How Vinehealth is Patient-centric
At Vinehealth, we pride ourselves in our philosophy to put patients first. To do so, we have created an App to support you as much as we can whilst you are undergoing treatment. Our incredible team is always listening to your feedback so we can help you adjust to your new normal.
Anastasiia is the UX designer and researcher for Vinehealth and has been working to create an experience that is both helpful and comfortable for cancer patients to self-manage and track their treatment. Her role consists of talking to various specialists to explore user pain points, direct and validate designs, as well as exploring new ideas to design an optimal cancer care tool. She also works with others in the team to explore new features to motivate patients to stay on track with their treatment plans and conducts a range of activities to collect insights and identify patterns/ struggles of cancer patients throughout their treatment.
Throughout our research, we have interviewed a variety of cancer patients who reported difficulty in recording their symptoms in notebooks and expressed the difficulty it caused them when they had appointments. Some expressed that they would benefit from an experience that supported them in self-management as this would enable them to feel more in control. For others, ‘chemo brain’ contributed to increased levels of stress and anxiety, as well as to them forgetting to take medications as directed.
We have used various techniques in our user research process:
Focus groups allowed us to facilitate discussions with groups of patients and see what issues they talk about as a group.
121 interviews gave us an understanding of patients' responses outside of a group setting allowing us to observe how the patient would respond outside of a group setting.
Interviews with patients, carers, and care teams gave us a holistic perception of every patient.
Observations allowed us to understand and visualise the struggles a patient may have.
Video interviews have allowed us to understand people’s struggles in isolation.
Regular input from clinical professionals has given us confidence in the accuracy, effectiveness, and safety of the app’s features for both patients and clinicians. Clinical professionals review content in the app for clinical safety with every release (generally on a weekly or monthly basis). With further patient feedback and analytics, we were able to validate that the app contributed to making patient-clinician communication more efficient:
“...the other day it was the first time I used the app to communicate my progress to my doctor… they commented on how better and faster the meeting went - as we focused on what to do with symptoms rather than what the symptoms were”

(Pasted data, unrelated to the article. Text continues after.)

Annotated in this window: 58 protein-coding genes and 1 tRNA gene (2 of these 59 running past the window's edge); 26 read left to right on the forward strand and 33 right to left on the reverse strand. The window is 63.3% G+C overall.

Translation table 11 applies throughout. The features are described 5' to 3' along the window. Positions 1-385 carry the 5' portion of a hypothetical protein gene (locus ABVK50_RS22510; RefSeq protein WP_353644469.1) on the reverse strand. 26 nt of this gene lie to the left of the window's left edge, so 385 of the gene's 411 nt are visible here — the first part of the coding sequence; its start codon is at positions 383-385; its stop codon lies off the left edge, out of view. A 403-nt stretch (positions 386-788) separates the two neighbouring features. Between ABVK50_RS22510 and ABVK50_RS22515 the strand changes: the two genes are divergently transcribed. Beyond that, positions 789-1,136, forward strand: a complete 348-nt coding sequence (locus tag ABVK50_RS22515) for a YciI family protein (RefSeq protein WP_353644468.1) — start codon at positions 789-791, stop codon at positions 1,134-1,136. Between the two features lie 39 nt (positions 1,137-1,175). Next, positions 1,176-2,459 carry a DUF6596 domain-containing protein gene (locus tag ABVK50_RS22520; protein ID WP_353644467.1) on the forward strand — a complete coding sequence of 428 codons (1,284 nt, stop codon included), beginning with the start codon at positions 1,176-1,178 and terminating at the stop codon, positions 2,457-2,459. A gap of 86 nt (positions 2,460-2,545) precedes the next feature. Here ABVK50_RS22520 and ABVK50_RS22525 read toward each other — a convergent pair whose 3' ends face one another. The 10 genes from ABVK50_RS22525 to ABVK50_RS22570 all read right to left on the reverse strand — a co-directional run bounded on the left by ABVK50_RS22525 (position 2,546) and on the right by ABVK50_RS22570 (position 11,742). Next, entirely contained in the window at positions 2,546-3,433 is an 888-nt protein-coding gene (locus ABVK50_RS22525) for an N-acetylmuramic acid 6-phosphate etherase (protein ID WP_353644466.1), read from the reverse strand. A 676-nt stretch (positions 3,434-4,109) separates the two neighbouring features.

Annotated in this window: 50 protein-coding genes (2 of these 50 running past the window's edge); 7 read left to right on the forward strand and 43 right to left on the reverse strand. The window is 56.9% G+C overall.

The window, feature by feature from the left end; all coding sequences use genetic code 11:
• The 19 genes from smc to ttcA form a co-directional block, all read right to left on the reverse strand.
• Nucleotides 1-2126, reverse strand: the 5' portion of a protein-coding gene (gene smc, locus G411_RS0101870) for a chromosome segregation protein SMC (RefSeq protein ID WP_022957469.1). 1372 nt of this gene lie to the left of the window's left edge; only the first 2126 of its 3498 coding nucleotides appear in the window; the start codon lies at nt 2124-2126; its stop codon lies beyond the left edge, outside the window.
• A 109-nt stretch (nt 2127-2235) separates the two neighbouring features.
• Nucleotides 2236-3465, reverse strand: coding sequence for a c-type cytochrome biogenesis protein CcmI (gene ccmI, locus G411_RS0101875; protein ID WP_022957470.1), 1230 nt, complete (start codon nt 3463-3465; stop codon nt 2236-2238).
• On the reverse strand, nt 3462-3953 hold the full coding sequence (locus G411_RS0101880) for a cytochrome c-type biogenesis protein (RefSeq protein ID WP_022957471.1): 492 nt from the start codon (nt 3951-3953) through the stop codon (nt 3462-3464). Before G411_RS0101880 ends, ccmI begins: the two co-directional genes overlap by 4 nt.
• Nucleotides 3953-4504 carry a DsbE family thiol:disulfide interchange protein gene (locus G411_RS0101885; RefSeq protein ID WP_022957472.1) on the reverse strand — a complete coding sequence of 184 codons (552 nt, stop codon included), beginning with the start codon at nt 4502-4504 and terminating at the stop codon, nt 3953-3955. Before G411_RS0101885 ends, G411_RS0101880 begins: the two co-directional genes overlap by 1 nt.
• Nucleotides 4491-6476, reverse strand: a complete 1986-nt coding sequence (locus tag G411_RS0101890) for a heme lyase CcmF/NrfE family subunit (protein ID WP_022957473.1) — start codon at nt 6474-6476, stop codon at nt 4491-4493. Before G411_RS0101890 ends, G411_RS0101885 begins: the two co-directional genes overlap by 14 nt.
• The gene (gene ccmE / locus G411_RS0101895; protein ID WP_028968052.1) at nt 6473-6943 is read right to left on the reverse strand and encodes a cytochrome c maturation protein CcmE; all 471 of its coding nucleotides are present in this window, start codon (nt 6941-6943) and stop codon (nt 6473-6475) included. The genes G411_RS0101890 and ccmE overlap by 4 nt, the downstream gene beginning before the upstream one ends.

Throughout this journey, we also have been working on adapting the app to be more accessible to everyone. Our design closely follows the UI usability practices and accessibility guidelines, and are validated with the usability testing study conducted on 12 users:
The size of essential text like body copy and tappable text is 16px.
Tappable components (buttons, navigation icons, etc.) with the touch target for the primary components no less than 44x44px.
Ensured sufficient contrast between essential text, icons, buttons and background elements (16.71:1 & 17.76:1 for body copy, which passes WCAG AAA & WCAG AA for small texts, large texts, and graphical elements)
Ensured colour contrast is sufficient for different types of color blindness.
Ensured we designed additional visual elements to support various states for colourblind people and people with various cognitive disorders. (eg. an error message and an error icon that accompany red underline if an input field is in an error state)
Ensured it is easy to navigate in the app, having navigation easily accessible and labeled at any point of interaction.
Ensured it is easy to recover from making mistakes by offering to reverse actions (deleting, going back, etc.).
Ensured that irreversible actions are confirmed.
Ensured there’s enough guidance for the first-time user to be able to learn the app.
As a result of usability testing, we also optimised the amount of taps needed to complete daily goals and reduced the amount of cognitive load on pages.
Running evaluative studies allowed us to validate the usability of the app, as well as the usefulness of features and ease of flows:
“[the app] enables me to plan activities for days when I feel better, and my family know when I am more likely to need extra help on days when I am most likely to have side effects. It's like I have a friend who I can talk to at any time, and it even greets me in a friendly way. I love the speech bubble that I can use to ask worrying questions and the articles have been informative.”
“I had many things floating around, …lots of details I had to keep in my head, and with the app I could just log it all in, and it feels quite nice, cause it was all contained. Your app is great, it's a way of taking all these things floating around, and keeping it one place, and it made me feel more in control.”
“I find the user interface is so quick and simple that to ‘log’ for the day only takes a minute. I’ve given up with similar health apps before because the daily logging feels like a faff and takes too long.”
Our user research journey always keeps going, as we continuously iterate our product, and implement new features to help as many people going through cancer as possible.
Please, do get in touch if you have any feedback or comments regarding the app’s usability, functionality or features – firstname.lastname@example.org